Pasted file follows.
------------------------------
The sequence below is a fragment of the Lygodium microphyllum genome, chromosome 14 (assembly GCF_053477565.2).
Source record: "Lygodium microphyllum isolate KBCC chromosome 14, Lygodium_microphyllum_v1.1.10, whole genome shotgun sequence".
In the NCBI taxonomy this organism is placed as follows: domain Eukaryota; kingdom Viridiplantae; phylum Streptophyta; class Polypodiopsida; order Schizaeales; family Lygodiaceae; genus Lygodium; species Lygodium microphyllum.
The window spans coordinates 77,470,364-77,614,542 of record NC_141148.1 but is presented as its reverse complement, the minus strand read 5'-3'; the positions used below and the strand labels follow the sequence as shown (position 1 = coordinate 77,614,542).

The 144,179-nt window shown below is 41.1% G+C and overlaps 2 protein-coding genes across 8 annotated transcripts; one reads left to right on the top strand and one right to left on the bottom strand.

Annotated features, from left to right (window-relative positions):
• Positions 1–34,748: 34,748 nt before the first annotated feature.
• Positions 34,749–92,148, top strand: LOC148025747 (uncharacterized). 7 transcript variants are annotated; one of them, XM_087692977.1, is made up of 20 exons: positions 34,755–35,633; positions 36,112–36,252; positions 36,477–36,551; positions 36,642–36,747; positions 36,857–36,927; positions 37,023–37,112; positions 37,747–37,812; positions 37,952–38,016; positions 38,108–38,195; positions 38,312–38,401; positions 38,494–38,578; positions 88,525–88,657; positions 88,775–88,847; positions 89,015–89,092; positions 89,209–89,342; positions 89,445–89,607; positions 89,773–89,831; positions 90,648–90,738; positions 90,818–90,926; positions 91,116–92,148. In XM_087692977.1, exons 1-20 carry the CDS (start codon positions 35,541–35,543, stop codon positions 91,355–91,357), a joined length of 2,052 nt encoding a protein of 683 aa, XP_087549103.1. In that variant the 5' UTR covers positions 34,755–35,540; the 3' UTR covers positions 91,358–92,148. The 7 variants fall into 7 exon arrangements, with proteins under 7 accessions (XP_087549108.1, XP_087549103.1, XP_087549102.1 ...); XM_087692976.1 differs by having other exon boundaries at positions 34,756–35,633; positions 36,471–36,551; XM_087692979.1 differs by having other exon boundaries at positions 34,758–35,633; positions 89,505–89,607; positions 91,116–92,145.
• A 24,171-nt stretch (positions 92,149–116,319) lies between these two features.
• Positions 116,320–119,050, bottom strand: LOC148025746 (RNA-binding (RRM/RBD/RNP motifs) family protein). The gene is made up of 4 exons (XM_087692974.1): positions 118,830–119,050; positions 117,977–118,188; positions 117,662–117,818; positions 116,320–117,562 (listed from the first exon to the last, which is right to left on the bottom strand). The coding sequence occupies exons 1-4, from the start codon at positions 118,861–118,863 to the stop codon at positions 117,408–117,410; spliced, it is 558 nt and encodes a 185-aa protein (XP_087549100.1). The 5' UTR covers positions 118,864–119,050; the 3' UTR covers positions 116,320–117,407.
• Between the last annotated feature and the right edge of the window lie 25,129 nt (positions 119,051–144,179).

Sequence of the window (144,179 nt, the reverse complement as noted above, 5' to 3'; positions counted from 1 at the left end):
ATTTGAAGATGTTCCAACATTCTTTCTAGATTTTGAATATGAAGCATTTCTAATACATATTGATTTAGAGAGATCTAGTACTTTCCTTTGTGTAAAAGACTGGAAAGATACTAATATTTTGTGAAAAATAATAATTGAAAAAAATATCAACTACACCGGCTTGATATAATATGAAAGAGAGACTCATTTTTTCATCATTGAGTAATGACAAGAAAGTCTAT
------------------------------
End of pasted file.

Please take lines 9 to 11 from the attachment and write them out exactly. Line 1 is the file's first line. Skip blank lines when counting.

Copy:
• A 24,171-nt stretch (positions 92,149–116,319) lies between these two features.
• Positions 116,320–119,050, bottom strand: LOC148025746 (RNA-binding (RRM/RBD/RNP motifs) family protein). The gene is made up of 4 exons (XM_087692974.1): positions 118,830–119,050; positions 117,977–118,188; positions 117,662–117,818; positions 116,320–117,562 (listed from the first exon to the last, which is right to left on the bottom strand). The coding sequence occupies exons 1-4, from the start codon at positions 118,861–118,863 to the stop codon at positions 117,408–117,410; spliced, it is 558 nt and encodes a 185-aa protein (XP_087549100.1). The 5' UTR covers positions 118,864–119,050; the 3' UTR covers positions 116,320–117,407.
• Between the last annotated feature and the right edge of the window lie 25,129 nt (positions 119,051–144,179).